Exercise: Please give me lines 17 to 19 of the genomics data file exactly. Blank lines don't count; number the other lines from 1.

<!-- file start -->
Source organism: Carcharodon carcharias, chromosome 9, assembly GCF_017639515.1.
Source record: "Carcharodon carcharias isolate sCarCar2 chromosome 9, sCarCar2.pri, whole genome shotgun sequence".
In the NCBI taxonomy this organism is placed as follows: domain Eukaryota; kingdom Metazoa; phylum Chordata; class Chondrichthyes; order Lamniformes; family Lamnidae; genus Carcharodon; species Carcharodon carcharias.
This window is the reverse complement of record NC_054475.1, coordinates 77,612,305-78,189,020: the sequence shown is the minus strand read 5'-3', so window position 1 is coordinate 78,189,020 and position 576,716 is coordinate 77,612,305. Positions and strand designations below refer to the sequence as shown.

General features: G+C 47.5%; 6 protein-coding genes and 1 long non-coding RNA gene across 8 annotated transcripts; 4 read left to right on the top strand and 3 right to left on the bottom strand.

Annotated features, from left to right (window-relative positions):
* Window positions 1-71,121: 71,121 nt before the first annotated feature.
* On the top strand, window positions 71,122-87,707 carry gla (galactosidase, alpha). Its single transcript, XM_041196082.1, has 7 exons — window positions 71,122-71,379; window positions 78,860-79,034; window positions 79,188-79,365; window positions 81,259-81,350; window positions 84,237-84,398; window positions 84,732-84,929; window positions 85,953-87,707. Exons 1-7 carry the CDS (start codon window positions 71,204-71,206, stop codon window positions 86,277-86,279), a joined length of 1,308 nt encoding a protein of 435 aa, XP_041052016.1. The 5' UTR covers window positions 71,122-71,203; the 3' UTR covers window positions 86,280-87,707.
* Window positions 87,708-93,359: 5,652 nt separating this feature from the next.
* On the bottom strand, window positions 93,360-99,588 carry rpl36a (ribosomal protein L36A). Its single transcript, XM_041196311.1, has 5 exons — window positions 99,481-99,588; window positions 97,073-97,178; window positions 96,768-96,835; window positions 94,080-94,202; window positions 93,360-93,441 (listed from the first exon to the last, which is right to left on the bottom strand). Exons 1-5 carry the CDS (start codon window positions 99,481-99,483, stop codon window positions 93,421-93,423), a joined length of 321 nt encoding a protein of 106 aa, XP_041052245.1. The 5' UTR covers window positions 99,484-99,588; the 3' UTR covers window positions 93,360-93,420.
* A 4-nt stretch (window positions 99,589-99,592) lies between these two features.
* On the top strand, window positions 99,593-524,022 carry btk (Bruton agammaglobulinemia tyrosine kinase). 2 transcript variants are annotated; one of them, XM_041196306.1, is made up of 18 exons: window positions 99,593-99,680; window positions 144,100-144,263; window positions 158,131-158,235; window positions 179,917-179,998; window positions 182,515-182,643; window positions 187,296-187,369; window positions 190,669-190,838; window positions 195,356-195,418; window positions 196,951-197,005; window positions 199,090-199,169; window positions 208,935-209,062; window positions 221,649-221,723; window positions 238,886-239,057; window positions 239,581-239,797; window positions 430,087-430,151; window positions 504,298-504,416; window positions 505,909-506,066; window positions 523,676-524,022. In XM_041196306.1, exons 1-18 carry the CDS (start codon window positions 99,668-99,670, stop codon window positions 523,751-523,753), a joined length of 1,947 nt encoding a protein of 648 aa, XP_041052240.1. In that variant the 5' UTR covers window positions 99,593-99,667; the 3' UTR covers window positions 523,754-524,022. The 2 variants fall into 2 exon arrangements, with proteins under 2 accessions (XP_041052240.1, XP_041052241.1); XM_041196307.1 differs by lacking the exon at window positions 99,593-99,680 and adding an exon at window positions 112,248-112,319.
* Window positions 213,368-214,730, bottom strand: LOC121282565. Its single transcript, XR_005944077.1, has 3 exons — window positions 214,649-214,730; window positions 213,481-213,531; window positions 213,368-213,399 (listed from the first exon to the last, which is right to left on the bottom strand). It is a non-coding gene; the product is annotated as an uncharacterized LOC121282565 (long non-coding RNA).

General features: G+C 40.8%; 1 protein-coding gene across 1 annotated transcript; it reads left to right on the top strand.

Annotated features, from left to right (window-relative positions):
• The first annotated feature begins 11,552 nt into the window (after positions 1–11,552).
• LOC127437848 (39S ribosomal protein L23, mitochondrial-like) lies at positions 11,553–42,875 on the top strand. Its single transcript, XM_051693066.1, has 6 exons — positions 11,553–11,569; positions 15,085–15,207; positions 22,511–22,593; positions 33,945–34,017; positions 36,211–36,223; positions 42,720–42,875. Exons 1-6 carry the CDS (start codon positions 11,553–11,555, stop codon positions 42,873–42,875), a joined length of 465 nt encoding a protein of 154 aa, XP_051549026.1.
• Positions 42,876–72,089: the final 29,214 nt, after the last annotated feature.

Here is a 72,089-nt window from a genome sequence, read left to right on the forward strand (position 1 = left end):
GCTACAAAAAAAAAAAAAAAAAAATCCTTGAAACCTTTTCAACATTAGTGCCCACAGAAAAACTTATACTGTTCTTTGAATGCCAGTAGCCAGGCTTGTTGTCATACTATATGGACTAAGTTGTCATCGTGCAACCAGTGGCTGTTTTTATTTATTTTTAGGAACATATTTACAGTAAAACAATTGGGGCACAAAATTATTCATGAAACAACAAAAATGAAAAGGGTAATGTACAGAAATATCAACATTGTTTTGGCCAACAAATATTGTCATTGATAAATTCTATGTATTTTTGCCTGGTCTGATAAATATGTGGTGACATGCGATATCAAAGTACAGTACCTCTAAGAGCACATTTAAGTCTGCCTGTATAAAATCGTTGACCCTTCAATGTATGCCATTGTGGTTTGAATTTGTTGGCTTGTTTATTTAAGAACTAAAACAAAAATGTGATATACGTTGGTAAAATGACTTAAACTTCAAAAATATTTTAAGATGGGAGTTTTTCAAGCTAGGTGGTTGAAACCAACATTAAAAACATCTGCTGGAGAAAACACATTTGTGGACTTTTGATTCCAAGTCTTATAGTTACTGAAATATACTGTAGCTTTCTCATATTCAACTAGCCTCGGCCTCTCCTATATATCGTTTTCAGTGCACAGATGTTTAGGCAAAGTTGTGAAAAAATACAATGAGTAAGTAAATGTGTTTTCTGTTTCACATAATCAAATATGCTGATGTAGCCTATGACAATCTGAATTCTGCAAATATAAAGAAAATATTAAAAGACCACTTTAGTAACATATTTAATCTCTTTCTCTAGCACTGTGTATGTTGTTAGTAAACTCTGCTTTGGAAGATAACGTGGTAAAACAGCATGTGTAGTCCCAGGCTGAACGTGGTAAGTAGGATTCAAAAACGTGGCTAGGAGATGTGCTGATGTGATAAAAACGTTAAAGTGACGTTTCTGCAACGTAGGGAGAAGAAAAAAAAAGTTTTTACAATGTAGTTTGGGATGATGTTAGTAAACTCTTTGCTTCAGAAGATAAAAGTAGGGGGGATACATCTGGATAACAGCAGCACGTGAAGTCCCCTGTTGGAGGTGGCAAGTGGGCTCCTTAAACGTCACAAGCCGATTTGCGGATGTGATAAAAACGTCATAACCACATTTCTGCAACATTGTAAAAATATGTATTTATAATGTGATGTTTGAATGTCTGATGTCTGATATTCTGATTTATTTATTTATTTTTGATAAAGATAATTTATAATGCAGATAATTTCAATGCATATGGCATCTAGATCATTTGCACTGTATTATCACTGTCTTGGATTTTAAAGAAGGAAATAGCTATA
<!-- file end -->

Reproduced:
• LOC127437848 (39S ribosomal protein L23, mitochondrial-like) lies at positions 11,553–42,875 on the top strand. Its single transcript, XM_051693066.1, has 6 exons — positions 11,553–11,569; positions 15,085–15,207; positions 22,511–22,593; positions 33,945–34,017; positions 36,211–36,223; positions 42,720–42,875. Exons 1-6 carry the CDS (start codon positions 11,553–11,555, stop codon positions 42,873–42,875), a joined length of 465 nt encoding a protein of 154 aa, XP_051549026.1.
• Positions 42,876–72,089: the final 29,214 nt, after the last annotated feature.

Here is a 72,089-nt window from a genome sequence, read left to right on the forward strand (position 1 = left end):